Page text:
Eve is what you would call my “rainbow baby.” The baby I had after the loss of my second daughter, Sophia. And, like a rainbow, she is something beautiful and full of light that appeared in the midst of darkness and clouds. She turned four this past October. We had a Mexican fiesta and I made a six-layer rainbow cake. I didn’t even make the connection until just now.  One day she’ll understand. She’ll understand that there was once another child who drank from her sippy cups. Another child who had curls covering her head. Another child who we loved and dreamed through. She’ll understand that she is here because we chose life over grief.

My 7-year-old daughter, Annabelle, would argue that it’s all because of her curly hair that people notice Eve. And it’s true…her hair is a work of art; like spun gold. Strangers will come over and run their fingers through it. My mom says that, like my hair as a child, her curls are so tight you could hide little toys in them.

Eve likes “hot pink strawberry milk,” puts eye shadow on her eyebrows, and will tell you her sister Annabelle doesn’t like her very much. She has a half-inch gap between her front teeth and an outie belly button that you can sometimes see through her shirt. She plays with anything that is “mini sized” and has been called a “leader” in her preschool class. She sings along loudly to the vacation bible school CD in the car and prefers orange to any other color. She is quirky and funny. “Fascinating to watch” as my grandmother would say.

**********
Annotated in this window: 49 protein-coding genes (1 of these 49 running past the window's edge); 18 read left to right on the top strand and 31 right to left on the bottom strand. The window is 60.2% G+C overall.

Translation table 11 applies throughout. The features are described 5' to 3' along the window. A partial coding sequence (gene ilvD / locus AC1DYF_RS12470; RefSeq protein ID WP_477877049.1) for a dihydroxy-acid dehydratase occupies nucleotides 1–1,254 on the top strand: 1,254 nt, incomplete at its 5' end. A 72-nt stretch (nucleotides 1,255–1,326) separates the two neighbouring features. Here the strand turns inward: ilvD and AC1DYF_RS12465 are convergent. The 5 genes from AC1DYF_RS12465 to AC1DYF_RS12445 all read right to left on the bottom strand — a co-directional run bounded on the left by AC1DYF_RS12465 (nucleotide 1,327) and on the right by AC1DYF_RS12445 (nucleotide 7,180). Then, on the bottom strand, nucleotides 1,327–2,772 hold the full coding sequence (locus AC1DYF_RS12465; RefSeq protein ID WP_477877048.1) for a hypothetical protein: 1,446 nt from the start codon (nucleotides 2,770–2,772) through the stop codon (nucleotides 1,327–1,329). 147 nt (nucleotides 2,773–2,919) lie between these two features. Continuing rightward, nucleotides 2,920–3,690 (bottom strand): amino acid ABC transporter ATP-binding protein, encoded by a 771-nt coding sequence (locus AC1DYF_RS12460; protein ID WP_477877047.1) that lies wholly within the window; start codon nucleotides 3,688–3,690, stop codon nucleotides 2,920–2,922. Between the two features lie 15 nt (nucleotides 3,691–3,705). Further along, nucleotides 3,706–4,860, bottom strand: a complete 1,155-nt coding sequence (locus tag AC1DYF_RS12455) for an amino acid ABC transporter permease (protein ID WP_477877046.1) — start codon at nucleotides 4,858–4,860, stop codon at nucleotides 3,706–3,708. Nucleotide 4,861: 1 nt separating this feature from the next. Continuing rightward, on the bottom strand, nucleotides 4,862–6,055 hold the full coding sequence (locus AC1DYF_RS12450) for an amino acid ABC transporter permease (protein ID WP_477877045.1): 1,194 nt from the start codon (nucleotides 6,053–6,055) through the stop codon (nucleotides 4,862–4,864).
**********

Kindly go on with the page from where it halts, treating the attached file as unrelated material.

The other morning as I was trying to get three kids ready for school, I thought about the pure joy and relief that would come when they all boarded the same school bus and went to school for an entire day. I would have entire days to accomplish things again. Entire days to organize and work and be productive in a way that I haven’t known for many years. I want time to speed up so badly. But then a shred of sadness creeps in and I realize that I also want it to stand still. So I get to keep these morning hugs and baby curls. I want to stay in this place with my children for as long as possible.

But no matter where time stands, Eve will be that shining ray of light that appeared out of darkness and clouds.

Yes, my sweet Eve. You are right. If I stay in this spot, it will get cozier.